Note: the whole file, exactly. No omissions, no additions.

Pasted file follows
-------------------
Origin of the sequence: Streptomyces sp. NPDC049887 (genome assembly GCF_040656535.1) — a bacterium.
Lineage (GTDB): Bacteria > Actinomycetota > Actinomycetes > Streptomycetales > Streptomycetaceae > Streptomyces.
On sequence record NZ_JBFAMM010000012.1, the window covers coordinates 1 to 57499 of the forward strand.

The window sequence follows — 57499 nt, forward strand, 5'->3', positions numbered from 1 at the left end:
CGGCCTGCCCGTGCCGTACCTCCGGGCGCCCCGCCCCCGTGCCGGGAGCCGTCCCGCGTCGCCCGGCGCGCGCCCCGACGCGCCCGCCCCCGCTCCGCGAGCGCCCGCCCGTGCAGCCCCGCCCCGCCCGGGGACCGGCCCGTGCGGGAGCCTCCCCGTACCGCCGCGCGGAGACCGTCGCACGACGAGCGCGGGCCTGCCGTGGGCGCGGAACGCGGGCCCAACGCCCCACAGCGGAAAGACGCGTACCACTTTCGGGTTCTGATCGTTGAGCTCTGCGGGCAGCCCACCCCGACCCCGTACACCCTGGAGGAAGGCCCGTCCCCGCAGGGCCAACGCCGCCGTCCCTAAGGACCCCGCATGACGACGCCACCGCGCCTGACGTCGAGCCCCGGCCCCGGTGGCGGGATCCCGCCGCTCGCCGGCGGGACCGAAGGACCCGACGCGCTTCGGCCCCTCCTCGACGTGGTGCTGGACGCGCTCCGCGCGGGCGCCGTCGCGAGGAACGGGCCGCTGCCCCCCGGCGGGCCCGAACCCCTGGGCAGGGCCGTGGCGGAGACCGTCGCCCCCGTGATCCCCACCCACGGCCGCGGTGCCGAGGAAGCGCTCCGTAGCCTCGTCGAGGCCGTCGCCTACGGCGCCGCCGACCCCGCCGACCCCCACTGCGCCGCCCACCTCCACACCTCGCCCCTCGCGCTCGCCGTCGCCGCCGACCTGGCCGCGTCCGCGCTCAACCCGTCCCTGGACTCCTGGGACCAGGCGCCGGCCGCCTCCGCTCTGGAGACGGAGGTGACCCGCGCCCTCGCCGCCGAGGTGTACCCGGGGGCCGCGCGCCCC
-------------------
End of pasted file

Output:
Origin of the sequence: Streptomyces sp. NPDC049887 (genome assembly GCF_040656535.1) — a bacterium.
Lineage (GTDB): Bacteria > Actinomycetota > Actinomycetes > Streptomycetales > Streptomycetaceae > Streptomyces.
On sequence record NZ_JBFAMM010000012.1, the window covers coordinates 1 to 57499 of the forward strand.

The window sequence follows — 57499 nt, forward strand, 5'->3', positions numbered from 1 at the left end:
CGGCCTGCCCGTGCCGTACCTCCGGGCGCCCCGCCCCCGTGCCGGGAGCCGTCCCGCGTCGCCCGGCGCGCGCCCCGACGCGCCCGCCCCCGCTCCGCGAGCGCCCGCCCGTGCAGCCCCGCCCCGCCCGGGGACCGGCCCGTGCGGGAGCCTCCCCGTACCGCCGCGCGGAGACCGTCGCACGACGAGCGCGGGCCTGCCGTGGGCGCGGAACGCGGGCCCAACGCCCCACAGCGGAAAGACGCGTACCACTTTCGGGTTCTGATCGTTGAGCTCTGCGGGCAGCCCACCCCGACCCCGTACACCCTGGAGGAAGGCCCGTCCCCGCAGGGCCAACGCCGCCGTCCCTAAGGACCCCGCATGACGACGCCACCGCGCCTGACGTCGAGCCCCGGCCCCGGTGGCGGGATCCCGCCGCTCGCCGGCGGGACCGAAGGACCCGACGCGCTTCGGCCCCTCCTCGACGTGGTGCTGGACGCGCTCCGCGCGGGCGCCGTCGCGAGGAACGGGCCGCTGCCCCCCGGCGGGCCCGAACCCCTGGGCAGGGCCGTGGCGGAGACCGTCGCCCCCGTGATCCCCACCCACGGCCGCGGTGCCGAGGAAGCGCTCCGTAGCCTCGTCGAGGCCGTCGCCTACGGCGCCGCCGACCCCGCCGACCCCCACTGCGCCGCCCACCTCCACACCTCGCCCCTCGCGCTCGCCGTCGCCGCCGACCTGGCCGCGTCCGCGCTCAACCCGTCCCTGGACTCCTGGGACCAGGCGCCGGCCGCCTCCGCTCTGGAGACGGAGGTGACCCGCGCCCTCGCCGCCGAGGTGTACCCGGGGGCCGCGCGCCCC